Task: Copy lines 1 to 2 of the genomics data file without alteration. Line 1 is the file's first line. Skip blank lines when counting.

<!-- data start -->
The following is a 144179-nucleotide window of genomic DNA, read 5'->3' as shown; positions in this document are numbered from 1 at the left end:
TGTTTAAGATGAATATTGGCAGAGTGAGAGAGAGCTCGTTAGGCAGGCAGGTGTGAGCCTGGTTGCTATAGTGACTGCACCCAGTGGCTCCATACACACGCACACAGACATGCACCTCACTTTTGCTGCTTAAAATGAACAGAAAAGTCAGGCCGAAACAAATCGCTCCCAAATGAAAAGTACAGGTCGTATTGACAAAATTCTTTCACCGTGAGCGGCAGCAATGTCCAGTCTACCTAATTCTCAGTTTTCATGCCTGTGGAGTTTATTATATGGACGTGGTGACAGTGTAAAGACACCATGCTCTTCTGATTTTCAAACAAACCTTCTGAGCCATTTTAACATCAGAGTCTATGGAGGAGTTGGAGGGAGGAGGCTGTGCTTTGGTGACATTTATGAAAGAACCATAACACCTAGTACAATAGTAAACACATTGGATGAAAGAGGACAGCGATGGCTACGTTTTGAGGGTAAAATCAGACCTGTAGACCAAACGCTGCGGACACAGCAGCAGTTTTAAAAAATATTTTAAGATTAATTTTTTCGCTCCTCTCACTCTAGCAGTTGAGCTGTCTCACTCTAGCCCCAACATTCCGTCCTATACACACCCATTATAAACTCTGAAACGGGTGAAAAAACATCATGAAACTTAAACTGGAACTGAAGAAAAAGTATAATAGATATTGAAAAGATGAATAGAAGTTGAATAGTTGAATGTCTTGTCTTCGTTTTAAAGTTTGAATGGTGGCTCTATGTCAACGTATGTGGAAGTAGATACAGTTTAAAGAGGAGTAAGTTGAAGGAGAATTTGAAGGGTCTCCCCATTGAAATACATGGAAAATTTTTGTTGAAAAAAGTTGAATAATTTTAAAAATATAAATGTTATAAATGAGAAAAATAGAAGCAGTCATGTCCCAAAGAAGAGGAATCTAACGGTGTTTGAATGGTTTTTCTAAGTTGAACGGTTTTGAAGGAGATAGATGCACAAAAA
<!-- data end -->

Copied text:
The following is a 144179-nucleotide window of genomic DNA, read 5'->3' as shown; positions in this document are numbered from 1 at the left end:
TGTTTAAGATGAATATTGGCAGAGTGAGAGAGAGCTCGTTAGGCAGGCAGGTGTGAGCCTGGTTGCTATAGTGACTGCACCCAGTGGCTCCATACACACGCACACAGACATGCACCTCACTTTTGCTGCTTAAAATGAACAGAAAAGTCAGGCCGAAACAAATCGCTCCCAAATGAAAAGTACAGGTCGTATTGACAAAATTCTTTCACCGTGAGCGGCAGCAATGTCCAGTCTACCTAATTCTCAGTTTTCATGCCTGTGGAGTTTATTATATGGACGTGGTGACAGTGTAAAGACACCATGCTCTTCTGATTTTCAAACAAACCTTCTGAGCCATTTTAACATCAGAGTCTATGGAGGAGTTGGAGGGAGGAGGCTGTGCTTTGGTGACATTTATGAAAGAACCATAACACCTAGTACAATAGTAAACACATTGGATGAAAGAGGACAGCGATGGCTACGTTTTGAGGGTAAAATCAGACCTGTAGACCAAACGCTGCGGACACAGCAGCAGTTTTAAAAAATATTTTAAGATTAATTTTTTCGCTCCTCTCACTCTAGCAGTTGAGCTGTCTCACTCTAGCCCCAACATTCCGTCCTATACACACCCATTATAAACTCTGAAACGGGTGAAAAAACATCATGAAACTTAAACTGGAACTGAAGAAAAAGTATAATAGATATTGAAAAGATGAATAGAAGTTGAATAGTTGAATGTCTTGTCTTCGTTTTAAAGTTTGAATGGTGGCTCTATGTCAACGTATGTGGAAGTAGATACAGTTTAAAGAGGAGTAAGTTGAAGGAGAATTTGAAGGGTCTCCCCATTGAAATACATGGAAAATTTTTGTTGAAAAAAGTTGAATAATTTTAAAAATATAAATGTTATAAATGAGAAAAATAGAAGCAGTCATGTCCCAAAGAAGAGGAATCTAACGGTGTTTGAATGGTTTTTCTAAGTTGAACGGTTTTGAAGGAGATAGATGCACAAAAA